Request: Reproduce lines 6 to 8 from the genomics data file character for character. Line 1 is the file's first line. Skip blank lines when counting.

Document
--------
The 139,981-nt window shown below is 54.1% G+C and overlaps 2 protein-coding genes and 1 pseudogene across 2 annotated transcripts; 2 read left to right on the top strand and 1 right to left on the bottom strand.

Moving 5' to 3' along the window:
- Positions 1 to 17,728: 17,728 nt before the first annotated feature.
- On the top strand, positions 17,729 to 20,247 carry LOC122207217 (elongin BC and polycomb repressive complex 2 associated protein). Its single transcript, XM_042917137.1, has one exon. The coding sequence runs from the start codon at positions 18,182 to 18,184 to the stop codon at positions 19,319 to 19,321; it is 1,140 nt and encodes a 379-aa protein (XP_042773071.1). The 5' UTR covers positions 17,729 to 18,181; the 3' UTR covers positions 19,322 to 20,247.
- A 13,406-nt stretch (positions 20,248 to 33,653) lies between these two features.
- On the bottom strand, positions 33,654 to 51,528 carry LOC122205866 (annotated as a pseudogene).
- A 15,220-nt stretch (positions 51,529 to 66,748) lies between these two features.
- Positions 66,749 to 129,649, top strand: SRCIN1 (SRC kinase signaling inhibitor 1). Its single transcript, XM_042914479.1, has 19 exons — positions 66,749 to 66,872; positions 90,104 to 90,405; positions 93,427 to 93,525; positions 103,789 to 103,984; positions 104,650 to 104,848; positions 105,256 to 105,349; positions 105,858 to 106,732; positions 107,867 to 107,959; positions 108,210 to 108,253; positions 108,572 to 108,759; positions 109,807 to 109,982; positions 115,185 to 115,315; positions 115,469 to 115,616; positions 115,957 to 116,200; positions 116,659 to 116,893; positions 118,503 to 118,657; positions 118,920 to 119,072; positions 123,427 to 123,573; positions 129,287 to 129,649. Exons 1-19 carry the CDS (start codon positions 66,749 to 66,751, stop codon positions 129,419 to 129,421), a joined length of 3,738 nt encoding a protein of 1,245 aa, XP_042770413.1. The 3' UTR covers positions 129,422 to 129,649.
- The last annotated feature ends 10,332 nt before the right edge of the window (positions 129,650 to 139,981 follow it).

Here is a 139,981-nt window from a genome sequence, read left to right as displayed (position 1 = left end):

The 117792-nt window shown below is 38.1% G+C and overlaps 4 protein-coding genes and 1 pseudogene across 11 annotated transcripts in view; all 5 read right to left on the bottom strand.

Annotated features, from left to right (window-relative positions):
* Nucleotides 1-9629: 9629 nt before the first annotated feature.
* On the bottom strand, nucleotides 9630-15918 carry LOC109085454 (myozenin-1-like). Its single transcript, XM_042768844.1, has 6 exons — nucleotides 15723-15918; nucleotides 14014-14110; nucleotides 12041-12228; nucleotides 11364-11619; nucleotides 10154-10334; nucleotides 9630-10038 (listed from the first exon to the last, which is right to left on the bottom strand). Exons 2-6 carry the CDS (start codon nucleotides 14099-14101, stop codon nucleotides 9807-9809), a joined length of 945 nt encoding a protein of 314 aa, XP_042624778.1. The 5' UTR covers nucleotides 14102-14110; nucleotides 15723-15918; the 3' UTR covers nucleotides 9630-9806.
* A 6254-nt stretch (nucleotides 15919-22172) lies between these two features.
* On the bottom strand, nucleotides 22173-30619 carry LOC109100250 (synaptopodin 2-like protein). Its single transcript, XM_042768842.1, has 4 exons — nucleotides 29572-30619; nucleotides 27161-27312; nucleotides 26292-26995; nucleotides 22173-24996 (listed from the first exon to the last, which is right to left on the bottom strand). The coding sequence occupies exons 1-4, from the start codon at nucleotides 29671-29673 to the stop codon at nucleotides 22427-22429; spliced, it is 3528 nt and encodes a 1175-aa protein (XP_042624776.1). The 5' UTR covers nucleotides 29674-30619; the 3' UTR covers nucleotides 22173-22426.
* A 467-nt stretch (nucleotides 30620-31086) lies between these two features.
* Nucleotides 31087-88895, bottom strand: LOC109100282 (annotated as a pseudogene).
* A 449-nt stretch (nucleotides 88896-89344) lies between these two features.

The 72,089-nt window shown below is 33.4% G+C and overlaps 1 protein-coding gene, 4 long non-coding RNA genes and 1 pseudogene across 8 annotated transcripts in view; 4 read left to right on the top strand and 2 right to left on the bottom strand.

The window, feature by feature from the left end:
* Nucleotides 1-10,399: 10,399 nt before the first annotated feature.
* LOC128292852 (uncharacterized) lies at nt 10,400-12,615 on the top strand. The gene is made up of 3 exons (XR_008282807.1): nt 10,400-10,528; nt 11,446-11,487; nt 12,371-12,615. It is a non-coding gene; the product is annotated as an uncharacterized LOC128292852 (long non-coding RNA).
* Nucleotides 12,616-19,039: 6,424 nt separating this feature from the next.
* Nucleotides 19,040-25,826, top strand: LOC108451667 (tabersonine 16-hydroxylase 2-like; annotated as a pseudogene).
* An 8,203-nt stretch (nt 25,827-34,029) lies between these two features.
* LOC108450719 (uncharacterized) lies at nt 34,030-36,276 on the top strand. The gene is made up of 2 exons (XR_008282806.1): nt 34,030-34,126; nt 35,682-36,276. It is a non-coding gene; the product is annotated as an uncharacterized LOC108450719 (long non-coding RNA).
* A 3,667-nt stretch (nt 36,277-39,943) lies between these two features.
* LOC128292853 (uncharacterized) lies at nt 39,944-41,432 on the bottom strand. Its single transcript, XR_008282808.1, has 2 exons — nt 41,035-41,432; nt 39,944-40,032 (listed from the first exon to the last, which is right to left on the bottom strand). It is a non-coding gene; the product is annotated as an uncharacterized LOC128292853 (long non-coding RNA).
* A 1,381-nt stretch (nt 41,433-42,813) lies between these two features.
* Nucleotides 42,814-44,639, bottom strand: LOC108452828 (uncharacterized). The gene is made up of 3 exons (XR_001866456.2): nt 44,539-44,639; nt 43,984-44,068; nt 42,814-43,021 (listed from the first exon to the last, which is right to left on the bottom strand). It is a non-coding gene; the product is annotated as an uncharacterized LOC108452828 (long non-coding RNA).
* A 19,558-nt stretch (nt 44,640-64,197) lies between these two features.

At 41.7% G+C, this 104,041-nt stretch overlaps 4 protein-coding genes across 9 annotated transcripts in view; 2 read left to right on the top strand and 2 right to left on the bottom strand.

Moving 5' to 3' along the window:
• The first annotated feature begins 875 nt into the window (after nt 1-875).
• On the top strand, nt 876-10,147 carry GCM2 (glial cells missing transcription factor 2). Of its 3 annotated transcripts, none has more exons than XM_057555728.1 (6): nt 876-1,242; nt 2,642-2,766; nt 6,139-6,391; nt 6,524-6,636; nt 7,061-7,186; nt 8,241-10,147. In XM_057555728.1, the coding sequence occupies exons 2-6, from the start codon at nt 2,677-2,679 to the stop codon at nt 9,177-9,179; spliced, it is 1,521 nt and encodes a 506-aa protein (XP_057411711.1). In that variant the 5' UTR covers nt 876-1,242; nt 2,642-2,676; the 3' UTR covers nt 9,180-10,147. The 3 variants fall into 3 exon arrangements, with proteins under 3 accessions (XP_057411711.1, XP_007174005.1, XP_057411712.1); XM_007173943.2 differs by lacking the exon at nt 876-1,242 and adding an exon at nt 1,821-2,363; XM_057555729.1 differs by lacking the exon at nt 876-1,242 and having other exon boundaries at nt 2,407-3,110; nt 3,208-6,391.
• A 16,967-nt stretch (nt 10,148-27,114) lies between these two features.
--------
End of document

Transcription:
- On the bottom strand, positions 33,654 to 51,528 carry LOC122205866 (annotated as a pseudogene).
- A 15,220-nt stretch (positions 51,529 to 66,748) lies between these two features.
- Positions 66,749 to 129,649, top strand: SRCIN1 (SRC kinase signaling inhibitor 1). Its single transcript, XM_042914479.1, has 19 exons — positions 66,749 to 66,872; positions 90,104 to 90,405; positions 93,427 to 93,525; positions 103,789 to 103,984; positions 104,650 to 104,848; positions 105,256 to 105,349; positions 105,858 to 106,732; positions 107,867 to 107,959; positions 108,210 to 108,253; positions 108,572 to 108,759; positions 109,807 to 109,982; positions 115,185 to 115,315; positions 115,469 to 115,616; positions 115,957 to 116,200; positions 116,659 to 116,893; positions 118,503 to 118,657; positions 118,920 to 119,072; positions 123,427 to 123,573; positions 129,287 to 129,649. Exons 1-19 carry the CDS (start codon positions 66,749 to 66,751, stop codon positions 129,419 to 129,421), a joined length of 3,738 nt encoding a protein of 1,245 aa, XP_042770413.1. The 3' UTR covers positions 129,422 to 129,649.